KEEPING IT REAL
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Low-sulphur mineral oils offer many of the benefits of synthetic iubes — and they're available for less than half the price. So what's the catch? Steve Banner reports.
merel oils face strong competition from semi and fully synthetic engine
0 lubricants, but they are not finished yet. Already in widespread use in the US. so-called Group 2 oils are starting to make their presence felt on this side of the Atlantic. and they could net users some significant savings
Group 2 oils are highly sophisticated mineral oils that have been subjected to an extra de-waxing process to remove virtually all the sulphur. 11 reduces the sulphur content to less than 0.03%; says Martyn Mann, technical director at Millers Oils.
"Previously, you had to go fully synthetic to achieve such low sulphur levels. And the phosphorus content Eof Group 2 oils] is very low:' says Les Dash, Shell's UK technical manager, automotive lubricants."Whats more, they're less than half the price of a full synthetic" Because they are low-SAPS oils containing only minimal amounts of sulphated ash, phosphorus and sulphur they are suitable for use in trucks fitted with particulate traps.
Downtime -Using a non-low-SAPS lubricant in a Euro-4/5 truck fitted with a trap will cost you £80 to get it cleaned out when it clogs up," Dash warns. "Remember, too, that your truck will be off the road while the job is done:'
And Total points out that using a high-ash lubricant can cut a trap's working lifetypically guaranteed at 150,000km by around 50%.
Depending on manufacturer approvals, Group 2 oils can be used in Euro-4 and Eura-5 engines, no matter whether they use SCR or EGA technology In addition, they comply with the E9 standard laid down by ACEA (the Association des Constructeurs Europeans cl'Automobiles) that looks set to come fully into force this autumn E9 is approximately equivalent to the American Petroleum Institute's new al4 specification.
The only major problem with Group 2 oils is a worldwide lack of availability, "There's not a bottomless vat of Group 2, that's for sure, and availability could worsen if it takes off in the passenger car market," says Dave Spence, Chevron commercial marketing specialist. Europe. Africa and the Middle East.
"Demand has soared globally and, although we've increased output, there's a limit to how much we can produce," Shell's Dash says. 'We've got to meet our own needs first, so were struggling to supply other lubricant makers:' As part of its Rimula range, Shell is about to launch a low-SAPS RT4 L 15W-40 engine lubricant with a significant Group 2 content. Partly synthetic, and described as E9-ready — 'We're the first to launch an E9 product in the UK:' claims Dash —it is approved to standards including Volvo's VDS-3 and VDS-4, MAN's 3275, Mercedes' 228.3 and Renault's RLD-2.
Total will make a range of Group 2 lubricants available in the UK in August Group 2 oils have their drawbacks, however, argues Brian Utton, UK and Ireland technical manager at Castrol."While it's true that they're initially cheaper than chemically altered Group 3 base oils— described by some people as synthetic—they require more additives, and that can drive up the cost:' he says.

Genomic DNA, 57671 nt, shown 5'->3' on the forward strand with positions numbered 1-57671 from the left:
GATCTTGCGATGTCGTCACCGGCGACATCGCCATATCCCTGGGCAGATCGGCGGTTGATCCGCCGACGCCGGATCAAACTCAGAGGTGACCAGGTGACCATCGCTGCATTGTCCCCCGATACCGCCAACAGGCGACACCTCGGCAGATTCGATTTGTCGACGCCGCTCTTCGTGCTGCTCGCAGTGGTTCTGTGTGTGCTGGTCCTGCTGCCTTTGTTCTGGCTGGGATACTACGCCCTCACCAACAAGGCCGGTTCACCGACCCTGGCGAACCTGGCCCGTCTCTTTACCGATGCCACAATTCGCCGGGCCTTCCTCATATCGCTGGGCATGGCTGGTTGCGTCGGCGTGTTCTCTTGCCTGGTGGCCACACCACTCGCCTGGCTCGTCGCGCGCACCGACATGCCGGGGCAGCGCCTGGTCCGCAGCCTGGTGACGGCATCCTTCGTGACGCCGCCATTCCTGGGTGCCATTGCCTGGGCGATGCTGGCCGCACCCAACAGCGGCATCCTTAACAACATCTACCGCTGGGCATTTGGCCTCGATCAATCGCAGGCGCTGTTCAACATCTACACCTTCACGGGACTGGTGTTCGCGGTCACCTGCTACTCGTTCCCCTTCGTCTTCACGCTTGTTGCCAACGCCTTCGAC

Castro' is busy promoting two fully synthetic low-SAPS lubricants —Enduron 10W-40 and Elixion 5W-30 — both of which come with a fistful of manufacturer approvals.They include VDS-3, RLD-2 and MAN's 3477.
Not to be outdone, Shell is set to introduce a low-SAPS, fully synthetic R6 LME 5W-30. As wrth the newt 5W-.40, it is part of the Rimula line-up and comes approvals such as MAN 3477 and Mercedes 228.51.1t is, however, approximately twice the price of its stablemate.
While Elixion 5W-30 is 50% dearer than Enduron 10W-40, its big advantage is the fuel economy, says Castrors Uffon it should improve it by around 2%, rising to about 4% if you're using synthetic oils in the gearbox and back axle," he adds.
Reduced fuel use helps to cut diesel particulate and CO2 emissions. Utton also emphasises Elixion's ability to protect engines from wear, even when soot and other contaminants are present.
But products designed with lower diesel usage in mind do not have to be synthetic, says Andrew Whitham, Total's UK commercial technical business development manager for lubricants. We offer a mineral-based 15W-30 that should help improve fuel consumption.The difference between its performance and that of the synthetic lubricants we offer is negligible as far as fuel economy is concernecr he says
"Generally we're talking about a saving of a Litre of diesel for every 100km travelled:' he adds.Total has verified its claims through testing at Millbrook Proving Ground in Bedfordshire and by working with haulage and distribution company, RH Grouplt is using Renaults mineral-based Maxima RLD Eco 15W-30, but it's made by us," VVhitham says.
"Demand for fuel-economy lubricants is growing because customers want to reduce the size of their carbon footprint as well as spend less on diesel Spence points out. "As a result, I think we'll see an increase in demand for low-viscosity 10W-30 and 10W-40 oils:'
What about 5W-30 products? 'They're low fully synthetic, so there are cost considerations to bear in mind," he replies. While semi or fully synthetic oils may not be always be essential to meet Euro-4/5 requirements, some manufacturers require their use if the operator wants to extend oil-change intervals.
"Our Euro-4/5 engines can run on mineral oils with the necessary approvals at drain intervals of 60,000km," says Nick Blake, UK sales engineering and marketing manager, commercial vehicles, at Mercedes-Benz "Stretching that to 100,000km will require the use of a semi-synthetic:" "No matter what type of lubricant you choose, though, you can be sure of one thing:' says one oil industry executive,"In common with the cost of diesel, the underlying price curve is only heading in one direction and that's up." •